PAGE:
By all accounts, the grade school in Newtown, Conn., had strict security procedures, tightened earlier this year in an effort to make sure the campus was as safe as possible. A letter had been sent out to all parents, alerting them to the upgrade.
But on Friday, it was all quickly defeated when a gunman opened fire inside Sandy Hook Elementary in the deadliest campus shooting since the Virginia Tech rampage in 2007. In all, 26 people were fatally shot at the school — 20 of them children — before the attacker killed himself.
In the wake of the carnage, school officials and experts said they expect — and understand — that a deluge of concerns and questions from parents lies ahead. They also remained firm that despite episodes of extreme violence such as the incident in Connecticut, campuses are generally safe and remain a haven for students.
“School remains one of the safest places for children to be,” said Long Beach Unified Supt. Christopher J. Steinhauser.
In the years since the 1999 mass shooting at Columbine High School in Colorado, schools nationwide have bolstered security measures. The biggest trends have been placing more police officers — rather than security guards — on campus, installing metal detectors and adding sophisticated locking systems on buildings.
Schools have also worked on developing robust emergency plans and have trained educators on how to respond to crises on campus, said Sonayia Shepherd, an analyst at Safe Havens International, a nonprofit that advises thousands of K-12 schools on safety and security.
Elementary schools in particular have focused heavily on crisis management, Shepherd said. “They understand that they have the most vulnerable populations — they have the young kids,” she said.
At the grade school in Newtown, visitors are required to ring a doorbell to alert office staff, who have a video monitor for the front entrance. The entrance is locked at 9:30 a.m., at which point visitors must go to the office and sign in with identification.
But the gunman at the grade school — identified by authorities as 20-year-old Adam Lanza — was the son of a woman who worked at Sandy Hook and allegedly opened fired after arguing with a school official. Authorities said Lanza killed his mother at home before driving to the campus and committed suicide after the massacre.
Security measures at schools across the nation vary widely, and some experts, such as Cleveland-based school security consultant Ken Trump, worry that attention to safety has diminished in the years since Columbine or has buckled under the weight of budget cuts.
At a typical L.A. Unified School, the first person a visitor would greet is a parent volunteer or part-time worker stationed just inside the main entrance. That person manages a sign-in sheet, issues a visitor’s pass and asks where the visitor is going. Sometimes, the gatekeeper will get permission from the office before allowing entry. At other times, the monitor will simply provide directions.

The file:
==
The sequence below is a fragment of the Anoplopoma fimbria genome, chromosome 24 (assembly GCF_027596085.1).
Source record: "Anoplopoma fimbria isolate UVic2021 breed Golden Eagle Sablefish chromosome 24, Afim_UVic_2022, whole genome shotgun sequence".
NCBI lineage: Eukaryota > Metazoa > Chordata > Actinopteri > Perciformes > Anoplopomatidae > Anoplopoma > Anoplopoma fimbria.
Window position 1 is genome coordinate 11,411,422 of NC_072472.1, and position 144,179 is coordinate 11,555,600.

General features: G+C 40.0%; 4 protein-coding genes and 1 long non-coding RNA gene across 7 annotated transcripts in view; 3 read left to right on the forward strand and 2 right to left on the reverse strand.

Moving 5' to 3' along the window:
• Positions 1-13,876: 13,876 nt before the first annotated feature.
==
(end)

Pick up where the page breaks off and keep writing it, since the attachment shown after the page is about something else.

Yet in the minutes before and after school, it’s easier to walk onto campus in the crush of students.
Most school systems don’t employ their own police force, relying instead on local law enforcement.
L.A. Unified employs more than 200 police officers, but they are spread thin across more than 1,000 campuses and virtually never patrol elementary schools. Instead, they are trained to converge on a trouble spot when something happens. The district also employs unarmed security aides and relies on local law enforcement for assistance.
On Friday, the district’s police force and law enforcement partners increased patrols around campuses to ease fear and anxiety stemming from the shooting, the district said.
For students in L.A. Unified and many other districts, Friday marked the last day of classes before winter break, which creates special circumstances, said UC Berkeley Professor Frank Worrell, the director of the university’s School Psychology program.
“Many schools are closing [for the break], which means they may not have a chance to deal with the grieving process as a community. It’s hugely important for children and adults to express grief,” he said.
Desiree Manuel, principal at Huerta Elementary in Los Angeles, sent students home with a letter to parents and also put out an automated phone alert to families that the school is aware of the shooting and that parents could feel confident that all measures were being taken to keep children safe.
The template was quickly put together by the Partnership for Los Angeles Schools, a nonprofit that manages about 15 campuses in conjunction with the Los Angeles Unified School District.
“As you know, this sort of tragedy can be terribly upsetting to children,” the prepared message states. "… We encourage you to be alert to your child’s potential anxieties as a result of this terrible incident, and please do not hesitate to talk with your child about this shooting: Let them express their fears and concerns and gently reassure them that their school and environment are safe.”
At Huerta Elementary, the front gate is open only from 7:20 a.m. to 7:55 a.m. and under staff supervision. Afterward, all visitors must enter by the office, where they sign in and receive a visitor’s badge. A part-time security aide helps supervise the playground. As a new campus, Huerta also has a secure faculty garage with a video monitor.
In addition, Manuel invested in extra walkie-talkies for teachers in classrooms farthest from the office. They’ll be able to coordinate with each other even if phone lines and power go down.
The South L.A. school’s rituals include a lockdown drill. Students are taught to go to the safest, nearby, supervised room when the alarm sounds. And they also know a code phrase signifying that all is clear.
“We talk about safety every day,” Manuel said. Her goal is to make sure that “our school is the safest place in the community.”